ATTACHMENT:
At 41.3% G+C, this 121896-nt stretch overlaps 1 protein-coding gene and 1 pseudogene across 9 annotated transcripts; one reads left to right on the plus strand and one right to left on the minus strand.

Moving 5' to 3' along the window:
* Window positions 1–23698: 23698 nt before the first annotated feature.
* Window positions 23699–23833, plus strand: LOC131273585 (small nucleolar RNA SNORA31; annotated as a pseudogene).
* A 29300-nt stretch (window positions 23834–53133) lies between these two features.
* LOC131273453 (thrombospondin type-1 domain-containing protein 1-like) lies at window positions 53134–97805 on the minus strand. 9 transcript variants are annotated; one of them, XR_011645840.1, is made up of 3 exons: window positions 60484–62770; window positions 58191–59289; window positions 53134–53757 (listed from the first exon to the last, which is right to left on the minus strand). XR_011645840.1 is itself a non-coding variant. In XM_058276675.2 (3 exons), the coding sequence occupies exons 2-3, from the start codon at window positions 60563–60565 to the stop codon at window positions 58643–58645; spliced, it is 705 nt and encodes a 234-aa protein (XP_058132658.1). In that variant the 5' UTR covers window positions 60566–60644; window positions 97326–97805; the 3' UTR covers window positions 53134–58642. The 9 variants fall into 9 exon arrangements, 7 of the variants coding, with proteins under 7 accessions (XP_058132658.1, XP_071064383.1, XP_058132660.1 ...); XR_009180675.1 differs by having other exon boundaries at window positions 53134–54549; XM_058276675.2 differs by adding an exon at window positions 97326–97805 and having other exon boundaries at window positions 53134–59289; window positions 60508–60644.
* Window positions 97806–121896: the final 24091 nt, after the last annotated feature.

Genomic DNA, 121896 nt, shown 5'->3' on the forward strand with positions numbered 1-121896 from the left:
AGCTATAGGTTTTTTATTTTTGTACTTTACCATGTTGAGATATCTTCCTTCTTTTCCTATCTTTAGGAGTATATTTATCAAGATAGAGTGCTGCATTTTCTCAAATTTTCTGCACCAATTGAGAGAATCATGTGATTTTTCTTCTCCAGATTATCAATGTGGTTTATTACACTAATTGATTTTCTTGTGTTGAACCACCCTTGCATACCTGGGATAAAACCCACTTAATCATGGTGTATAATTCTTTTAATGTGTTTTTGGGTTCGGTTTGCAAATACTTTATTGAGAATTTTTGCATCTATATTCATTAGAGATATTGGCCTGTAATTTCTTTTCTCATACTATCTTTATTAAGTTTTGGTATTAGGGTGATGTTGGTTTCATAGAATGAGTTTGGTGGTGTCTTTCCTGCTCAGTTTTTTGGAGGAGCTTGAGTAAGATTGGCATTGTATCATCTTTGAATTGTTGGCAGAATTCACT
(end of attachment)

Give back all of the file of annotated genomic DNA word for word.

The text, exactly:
At 41.3% G+C, this 121896-nt stretch overlaps 1 protein-coding gene and 1 pseudogene across 9 annotated transcripts; one reads left to right on the plus strand and one right to left on the minus strand.

Moving 5' to 3' along the window:
* Window positions 1–23698: 23698 nt before the first annotated feature.
* Window positions 23699–23833, plus strand: LOC131273585 (small nucleolar RNA SNORA31; annotated as a pseudogene).
* A 29300-nt stretch (window positions 23834–53133) lies between these two features.
* LOC131273453 (thrombospondin type-1 domain-containing protein 1-like) lies at window positions 53134–97805 on the minus strand. 9 transcript variants are annotated; one of them, XR_011645840.1, is made up of 3 exons: window positions 60484–62770; window positions 58191–59289; window positions 53134–53757 (listed from the first exon to the last, which is right to left on the minus strand). XR_011645840.1 is itself a non-coding variant. In XM_058276675.2 (3 exons), the coding sequence occupies exons 2-3, from the start codon at window positions 60563–60565 to the stop codon at window positions 58643–58645; spliced, it is 705 nt and encodes a 234-aa protein (XP_058132658.1). In that variant the 5' UTR covers window positions 60566–60644; window positions 97326–97805; the 3' UTR covers window positions 53134–58642. The 9 variants fall into 9 exon arrangements, 7 of the variants coding, with proteins under 7 accessions (XP_058132658.1, XP_071064383.1, XP_058132660.1 ...); XR_009180675.1 differs by having other exon boundaries at window positions 53134–54549; XM_058276675.2 differs by adding an exon at window positions 97326–97805 and having other exon boundaries at window positions 53134–59289; window positions 60508–60644.
* Window positions 97806–121896: the final 24091 nt, after the last annotated feature.

Genomic DNA, 121896 nt, shown 5'->3' on the forward strand with positions numbered 1-121896 from the left:
AGCTATAGGTTTTTTATTTTTGTACTTTACCATGTTGAGATATCTTCCTTCTTTTCCTATCTTTAGGAGTATATTTATCAAGATAGAGTGCTGCATTTTCTCAAATTTTCTGCACCAATTGAGAGAATCATGTGATTTTTCTTCTCCAGATTATCAATGTGGTTTATTACACTAATTGATTTTCTTGTGTTGAACCACCCTTGCATACCTGGGATAAAACCCACTTAATCATGGTGTATAATTCTTTTAATGTGTTTTTGGGTTCGGTTTGCAAATACTTTATTGAGAATTTTTGCATCTATATTCATTAGAGATATTGGCCTGTAATTTCTTTTCTCATACTATCTTTATTAAGTTTTGGTATTAGGGTGATGTTGGTTTCATAGAATGAGTTTGGTGGTGTCTTTCCTGCTCAGTTTTTTGGAGGAGCTTGAGTAAGATTGGCATTGTATCATCTTTGAATTGTTGGCAGAATTCACT